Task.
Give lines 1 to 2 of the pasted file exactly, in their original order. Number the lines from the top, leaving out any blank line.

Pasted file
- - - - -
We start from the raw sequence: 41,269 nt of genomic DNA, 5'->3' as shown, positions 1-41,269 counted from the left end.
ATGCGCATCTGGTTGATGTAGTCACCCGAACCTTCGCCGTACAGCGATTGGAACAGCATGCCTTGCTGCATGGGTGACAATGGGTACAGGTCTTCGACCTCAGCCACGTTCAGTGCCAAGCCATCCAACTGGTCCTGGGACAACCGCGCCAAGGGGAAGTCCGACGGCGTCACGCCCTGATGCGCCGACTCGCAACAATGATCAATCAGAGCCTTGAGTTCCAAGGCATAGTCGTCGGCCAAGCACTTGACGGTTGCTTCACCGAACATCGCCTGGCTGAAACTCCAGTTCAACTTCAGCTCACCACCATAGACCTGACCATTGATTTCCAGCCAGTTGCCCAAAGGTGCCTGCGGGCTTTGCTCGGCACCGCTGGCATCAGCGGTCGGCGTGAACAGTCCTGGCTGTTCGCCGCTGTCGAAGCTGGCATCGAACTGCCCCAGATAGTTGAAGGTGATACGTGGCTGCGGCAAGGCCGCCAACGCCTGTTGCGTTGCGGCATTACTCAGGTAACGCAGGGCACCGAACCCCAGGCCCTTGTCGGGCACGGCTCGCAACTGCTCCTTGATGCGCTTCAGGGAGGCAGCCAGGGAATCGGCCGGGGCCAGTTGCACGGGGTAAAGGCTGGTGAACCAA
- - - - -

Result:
We start from the raw sequence: 41,269 nt of genomic DNA, 5'->3' as shown, positions 1-41,269 counted from the left end.
ATGCGCATCTGGTTGATGTAGTCACCCGAACCTTCGCCGTACAGCGATTGGAACAGCATGCCTTGCTGCATGGGTGACAATGGGTACAGGTCTTCGACCTCAGCCACGTTCAGTGCCAAGCCATCCAACTGGTCCTGGGACAACCGCGCCAAGGGGAAGTCCGACGGCGTCACGCCCTGATGCGCCGACTCGCAACAATGATCAATCAGAGCCTTGAGTTCCAAGGCATAGTCGTCGGCCAAGCACTTGACGGTTGCTTCACCGAACATCGCCTGGCTGAAACTCCAGTTCAACTTCAGCTCACCACCATAGACCTGACCATTGATTTCCAGCCAGTTGCCCAAAGGTGCCTGCGGGCTTTGCTCGGCACCGCTGGCATCAGCGGTCGGCGTGAACAGTCCTGGCTGTTCGCCGCTGTCGAAGCTGGCATCGAACTGCCCCAGATAGTTGAAGGTGATACGTGGCTGCGGCAAGGCCGCCAACGCCTGTTGCGTTGCGGCATTACTCAGGTAACGCAGGGCACCGAACCCCAGGCCCTTGTCGGGCACGGCTCGCAACTGCTCCTTGATGCGCTTCAGGGAGGCAGCCAGGGAATCGGCCGGGGCCAGTTGCACGGGGTAAAGGCTGGTGAACCAA